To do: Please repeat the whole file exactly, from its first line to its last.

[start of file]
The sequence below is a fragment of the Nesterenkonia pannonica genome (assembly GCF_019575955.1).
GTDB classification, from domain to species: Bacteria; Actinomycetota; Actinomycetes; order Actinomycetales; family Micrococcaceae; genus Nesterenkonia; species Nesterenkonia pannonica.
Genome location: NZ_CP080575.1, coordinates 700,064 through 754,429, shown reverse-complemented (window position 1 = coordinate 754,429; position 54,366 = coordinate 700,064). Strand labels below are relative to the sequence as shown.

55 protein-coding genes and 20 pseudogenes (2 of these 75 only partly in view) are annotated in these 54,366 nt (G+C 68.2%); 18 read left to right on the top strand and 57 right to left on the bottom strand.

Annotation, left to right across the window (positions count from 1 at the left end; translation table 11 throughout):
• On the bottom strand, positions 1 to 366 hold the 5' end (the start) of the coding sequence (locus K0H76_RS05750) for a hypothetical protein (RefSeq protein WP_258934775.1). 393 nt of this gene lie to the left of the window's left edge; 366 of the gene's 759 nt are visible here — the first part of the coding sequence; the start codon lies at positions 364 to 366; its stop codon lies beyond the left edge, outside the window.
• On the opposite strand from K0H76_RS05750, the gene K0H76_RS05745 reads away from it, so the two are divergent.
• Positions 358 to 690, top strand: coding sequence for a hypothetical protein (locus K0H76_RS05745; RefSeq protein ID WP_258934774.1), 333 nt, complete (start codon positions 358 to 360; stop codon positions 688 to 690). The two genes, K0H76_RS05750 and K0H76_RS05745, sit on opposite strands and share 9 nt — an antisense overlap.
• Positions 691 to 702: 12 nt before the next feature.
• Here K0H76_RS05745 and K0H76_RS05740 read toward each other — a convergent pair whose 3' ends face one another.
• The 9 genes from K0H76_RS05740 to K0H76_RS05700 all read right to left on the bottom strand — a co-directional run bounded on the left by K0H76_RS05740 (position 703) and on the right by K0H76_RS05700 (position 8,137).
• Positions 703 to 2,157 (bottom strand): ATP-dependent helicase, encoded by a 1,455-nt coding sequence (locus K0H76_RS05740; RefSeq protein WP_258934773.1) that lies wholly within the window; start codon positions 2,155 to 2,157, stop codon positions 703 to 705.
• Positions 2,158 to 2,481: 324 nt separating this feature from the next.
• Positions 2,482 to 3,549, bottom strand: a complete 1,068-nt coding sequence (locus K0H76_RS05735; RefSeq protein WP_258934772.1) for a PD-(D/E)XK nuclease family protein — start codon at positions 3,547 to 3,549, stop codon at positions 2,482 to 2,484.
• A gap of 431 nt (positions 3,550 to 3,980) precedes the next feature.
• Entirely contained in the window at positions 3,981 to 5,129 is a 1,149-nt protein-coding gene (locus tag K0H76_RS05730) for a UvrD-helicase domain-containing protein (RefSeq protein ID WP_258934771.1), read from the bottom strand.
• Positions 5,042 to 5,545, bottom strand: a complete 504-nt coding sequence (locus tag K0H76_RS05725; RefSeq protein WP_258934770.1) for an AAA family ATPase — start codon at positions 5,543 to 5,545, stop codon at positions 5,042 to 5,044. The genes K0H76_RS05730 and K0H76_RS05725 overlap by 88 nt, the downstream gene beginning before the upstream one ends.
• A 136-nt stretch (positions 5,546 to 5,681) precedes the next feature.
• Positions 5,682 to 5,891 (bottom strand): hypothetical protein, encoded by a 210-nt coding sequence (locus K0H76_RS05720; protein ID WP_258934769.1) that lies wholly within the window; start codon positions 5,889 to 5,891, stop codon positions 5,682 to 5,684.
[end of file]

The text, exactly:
The sequence below is a fragment of the Nesterenkonia pannonica genome (assembly GCF_019575955.1).
GTDB classification, from domain to species: Bacteria; Actinomycetota; Actinomycetes; order Actinomycetales; family Micrococcaceae; genus Nesterenkonia; species Nesterenkonia pannonica.
Genome location: NZ_CP080575.1, coordinates 700,064 through 754,429, shown reverse-complemented (window position 1 = coordinate 754,429; position 54,366 = coordinate 700,064). Strand labels below are relative to the sequence as shown.

55 protein-coding genes and 20 pseudogenes (2 of these 75 only partly in view) are annotated in these 54,366 nt (G+C 68.2%); 18 read left to right on the top strand and 57 right to left on the bottom strand.

Annotation, left to right across the window (positions count from 1 at the left end; translation table 11 throughout):
• On the bottom strand, positions 1 to 366 hold the 5' end (the start) of the coding sequence (locus K0H76_RS05750) for a hypothetical protein (RefSeq protein WP_258934775.1). 393 nt of this gene lie to the left of the window's left edge; 366 of the gene's 759 nt are visible here — the first part of the coding sequence; the start codon lies at positions 364 to 366; its stop codon lies beyond the left edge, outside the window.
• On the opposite strand from K0H76_RS05750, the gene K0H76_RS05745 reads away from it, so the two are divergent.
• Positions 358 to 690, top strand: coding sequence for a hypothetical protein (locus K0H76_RS05745; RefSeq protein ID WP_258934774.1), 333 nt, complete (start codon positions 358 to 360; stop codon positions 688 to 690). The two genes, K0H76_RS05750 and K0H76_RS05745, sit on opposite strands and share 9 nt — an antisense overlap.
• Positions 691 to 702: 12 nt before the next feature.
• Here K0H76_RS05745 and K0H76_RS05740 read toward each other — a convergent pair whose 3' ends face one another.
• The 9 genes from K0H76_RS05740 to K0H76_RS05700 all read right to left on the bottom strand — a co-directional run bounded on the left by K0H76_RS05740 (position 703) and on the right by K0H76_RS05700 (position 8,137).
• Positions 703 to 2,157 (bottom strand): ATP-dependent helicase, encoded by a 1,455-nt coding sequence (locus K0H76_RS05740; RefSeq protein WP_258934773.1) that lies wholly within the window; start codon positions 2,155 to 2,157, stop codon positions 703 to 705.
• Positions 2,158 to 2,481: 324 nt separating this feature from the next.
• Positions 2,482 to 3,549, bottom strand: a complete 1,068-nt coding sequence (locus K0H76_RS05735; RefSeq protein WP_258934772.1) for a PD-(D/E)XK nuclease family protein — start codon at positions 3,547 to 3,549, stop codon at positions 2,482 to 2,484.
• A gap of 431 nt (positions 3,550 to 3,980) precedes the next feature.
• Entirely contained in the window at positions 3,981 to 5,129 is a 1,149-nt protein-coding gene (locus tag K0H76_RS05730) for a UvrD-helicase domain-containing protein (RefSeq protein ID WP_258934771.1), read from the bottom strand.
• Positions 5,042 to 5,545, bottom strand: a complete 504-nt coding sequence (locus tag K0H76_RS05725; RefSeq protein WP_258934770.1) for an AAA family ATPase — start codon at positions 5,543 to 5,545, stop codon at positions 5,042 to 5,044. The genes K0H76_RS05730 and K0H76_RS05725 overlap by 88 nt, the downstream gene beginning before the upstream one ends.
• A 136-nt stretch (positions 5,546 to 5,681) precedes the next feature.
• Positions 5,682 to 5,891 (bottom strand): hypothetical protein, encoded by a 210-nt coding sequence (locus K0H76_RS05720; protein ID WP_258934769.1) that lies wholly within the window; start codon positions 5,889 to 5,891, stop codon positions 5,682 to 5,684.